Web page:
Wednesday, May 26, 2010

Council group

At a meeting of the Neath Port Talbot council Liberal Democrat group today, it was decided that Cllr Keith Davies should continue as group leader, and that Cllr Des Sparkes should be his deputy for the coming year.

The recently distributed letter to Liberal Democrat councillors from David Laws, the Chief Secretary to the Treasury, was discussed and its message accepted. It was resolved to pay closer attention to proposed expenditure, both council and Welsh Assembly Government funded.

It was also agreed that council nominees to outside bodies were accountable to the appropriate scrutiny committees and that our members on them would seek and pass on information accordingly.

Sunday, May 23, 2010

Consideration of McKinnon medical evidence welcome – Swinson

Commenting on the Home Secretary’s agreement to an adjournment in order to consider medical evidence relating to Gary McKinnon, Jo Swinson MP said:

“It is welcome that the medical condition of Gary McKinnon is at last being taken into account.

“Labour’s determination to press ahead with extradition without fully considering Gary McKinnon’s vulnerable state was shameful.

“Hopefully we will now see him tried in a British court, rather than being subjected to the ordeal of extradition and the threat of a maximum-security US prison.”

Monday, May 17, 2010

Liberal Democrat Conference approves Coalition agreement

Liberal Democrat Special Conference in Birmingham today overwhelmingly approved the party’s Coalition Agreement with the Conservative Party.

Speaking after the vote, Liberal Democrat Leader and Deputy Prime Minister, Nick Clegg said:

“It is five days since I accepted the position of Deputy Prime Minister.

“Just five days, and we now know there will be no ID cards, no third runway at Heathrow, no more fingerprinting in schools without parents’ consent, no more child detention.

“Changes Liberal Democrats have spent months, years, campaigning for, are happening.

“Promises we were making to people on their doorsteps just a few weeks ago are becoming realities.

Friday, May 14, 2010

Lost Deposits

The General Election saw nearly £1 million in lost deposits from candidates achieving less than 5% of the vote. The biggest losers were the small parties, with UKIP losing 458 deposits, costing them £229,000.

The Green party was hit by a £164,000 loss, 265 lost deposits cost the BNP £132,500 and the English Democrats were out of pocket by £53,000.

In contrast, the Conservatives lost just two deposits, Labour five and the Liberal Democrats just one, by nine votes, in Glasgow East.

These figures show the uniform support for the Liberal Democrats right across the UK.

Wednesday, May 12, 2010

The Conservative - Liberal Democrat coalition agreement

The contents are now available on Freedom Central.

Statement from Nick Clegg

"Tonight the Liberal Democrat Parliamentary Party and the Federal Executive of the Liberal Democrat party have overwhelmingly accepted my recommendation that we should now enter into a coalition government with the Conservative Party.

"Before I say anything more about that coalition government I would like to express my thanks and admiration for Gordon Brown. He has been a towering figure in British politics for well over a decade. And the manner in which he has acted over the last few days has demonstrated immense dignity, grace and a profound sense of his public duty.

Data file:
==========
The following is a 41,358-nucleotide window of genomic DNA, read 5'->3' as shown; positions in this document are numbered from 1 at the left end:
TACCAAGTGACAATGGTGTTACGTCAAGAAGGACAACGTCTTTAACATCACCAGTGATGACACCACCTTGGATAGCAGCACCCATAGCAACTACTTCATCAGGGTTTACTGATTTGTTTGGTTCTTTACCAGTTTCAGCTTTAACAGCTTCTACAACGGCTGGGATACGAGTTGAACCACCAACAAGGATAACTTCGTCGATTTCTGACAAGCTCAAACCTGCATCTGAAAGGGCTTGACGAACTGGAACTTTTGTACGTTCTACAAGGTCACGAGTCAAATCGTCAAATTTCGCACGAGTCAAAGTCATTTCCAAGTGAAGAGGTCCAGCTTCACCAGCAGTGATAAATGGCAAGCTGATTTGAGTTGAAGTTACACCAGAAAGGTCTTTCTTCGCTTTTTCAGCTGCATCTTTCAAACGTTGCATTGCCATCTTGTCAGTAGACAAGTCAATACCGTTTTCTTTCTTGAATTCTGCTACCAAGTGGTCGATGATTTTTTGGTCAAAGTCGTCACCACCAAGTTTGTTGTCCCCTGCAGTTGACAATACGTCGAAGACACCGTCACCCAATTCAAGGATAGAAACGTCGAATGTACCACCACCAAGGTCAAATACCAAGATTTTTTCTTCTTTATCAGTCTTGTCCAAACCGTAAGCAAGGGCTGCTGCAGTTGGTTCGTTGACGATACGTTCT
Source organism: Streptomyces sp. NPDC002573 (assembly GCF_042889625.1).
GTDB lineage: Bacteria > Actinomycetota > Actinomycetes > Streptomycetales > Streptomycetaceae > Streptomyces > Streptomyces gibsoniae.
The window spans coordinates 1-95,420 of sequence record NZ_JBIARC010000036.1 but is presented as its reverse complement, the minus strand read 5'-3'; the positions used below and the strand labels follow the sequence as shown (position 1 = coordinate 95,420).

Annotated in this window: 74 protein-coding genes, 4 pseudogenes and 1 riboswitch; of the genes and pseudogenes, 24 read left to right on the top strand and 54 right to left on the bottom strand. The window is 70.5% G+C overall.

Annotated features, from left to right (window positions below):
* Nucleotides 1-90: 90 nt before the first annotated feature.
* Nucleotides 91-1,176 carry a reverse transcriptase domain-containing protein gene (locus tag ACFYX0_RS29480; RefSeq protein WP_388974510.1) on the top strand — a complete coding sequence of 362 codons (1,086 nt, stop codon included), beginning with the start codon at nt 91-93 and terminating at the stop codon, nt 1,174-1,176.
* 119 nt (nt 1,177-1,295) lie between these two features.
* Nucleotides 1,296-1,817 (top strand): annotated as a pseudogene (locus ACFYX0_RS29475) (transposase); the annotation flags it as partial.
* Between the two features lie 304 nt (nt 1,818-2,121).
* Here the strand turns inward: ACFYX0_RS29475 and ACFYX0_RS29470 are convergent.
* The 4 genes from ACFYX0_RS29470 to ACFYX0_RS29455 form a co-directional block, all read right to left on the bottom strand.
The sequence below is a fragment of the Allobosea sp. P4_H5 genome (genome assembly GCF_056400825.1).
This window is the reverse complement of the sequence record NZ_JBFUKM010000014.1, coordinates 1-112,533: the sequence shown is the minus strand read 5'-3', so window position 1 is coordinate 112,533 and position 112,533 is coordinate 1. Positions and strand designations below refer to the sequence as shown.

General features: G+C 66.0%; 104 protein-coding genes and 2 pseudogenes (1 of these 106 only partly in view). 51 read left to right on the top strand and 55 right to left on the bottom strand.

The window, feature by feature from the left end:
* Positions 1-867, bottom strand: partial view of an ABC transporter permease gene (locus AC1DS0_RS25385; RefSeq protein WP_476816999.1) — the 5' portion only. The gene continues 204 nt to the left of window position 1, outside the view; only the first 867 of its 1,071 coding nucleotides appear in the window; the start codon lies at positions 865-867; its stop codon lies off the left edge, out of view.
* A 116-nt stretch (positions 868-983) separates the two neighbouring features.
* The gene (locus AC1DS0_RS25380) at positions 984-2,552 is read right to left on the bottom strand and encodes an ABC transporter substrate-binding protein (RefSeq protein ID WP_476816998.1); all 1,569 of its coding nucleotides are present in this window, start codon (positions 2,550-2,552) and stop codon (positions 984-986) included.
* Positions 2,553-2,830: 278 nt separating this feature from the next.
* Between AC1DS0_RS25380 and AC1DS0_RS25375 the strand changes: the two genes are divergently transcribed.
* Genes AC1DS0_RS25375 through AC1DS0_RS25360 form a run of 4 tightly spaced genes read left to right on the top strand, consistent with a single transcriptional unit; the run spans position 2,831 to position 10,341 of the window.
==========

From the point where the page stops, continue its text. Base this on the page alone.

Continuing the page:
"We are now going to form a new government More importantly than anything else, we are going to form a new kind of government; I hope this is the start of a new kind of politics I have always believed in. Diverse, plural, where politicians with different points of view find a way to work together to provide the good government for the sake of the whole country deserves.

"That was what we were asked to do by the people of Britain in the General Election last Thursday and that is what we will deliver.

"I want to thank David Cameron for the very open, constructive and workmanlike way in which we have come together to make this agreement on how we can come together in this coalition government. We are obviously politicians from different parties. I believe we are now united in seeking to meet the immense challenges that now face the country and to deliver a fairer, better Britain.

"Of course there will be problems along the way; of course there will be glitches. But I will always do my best to prove that new politics isn’t just possible – it is also better.

"I’d like to say something directly to the nearly seven million people who supported the Liberal Democrats in the General Election last week. I am now acutely aware that I carry your hopes and aspirations into this coalition agreement.
I am sure you have many questions, maybe many doubts. But I can assure you I would not have entered into this agreement unless I was genuinely convinced it was a unique opportunity to deliver the changes you and I believe in.

"Fair taxes. 

"A fair start in life for every child. 

"A new approach to our discredited banking system and the prospect of green and sustainable economic growth. 

"And new, open politics which you can trust once again.

"So I hope you will now keep faith with us let us prove to you that we can serve this country with humility, with fairness at the heart of everything we do. And with total dedication to the interests and livelihoods of everyone in this country."

We are expecting details of the coalition agreement between David Cameron and Nick Clegg to be distributed soon.

Friday, May 07, 2010

Nick Clegg on the way forward

This is Nick Clegg's statement of earlier today in full:

Last night was a disappointment for the Liberal Democrats. Even though more people voted for us than ever before, even though we had a higher proportion of the vote than ever before, it is of course a source of great regret to me that we have lost some really valued friends and colleagues and we have returned to Parliament with fewer MPs than before.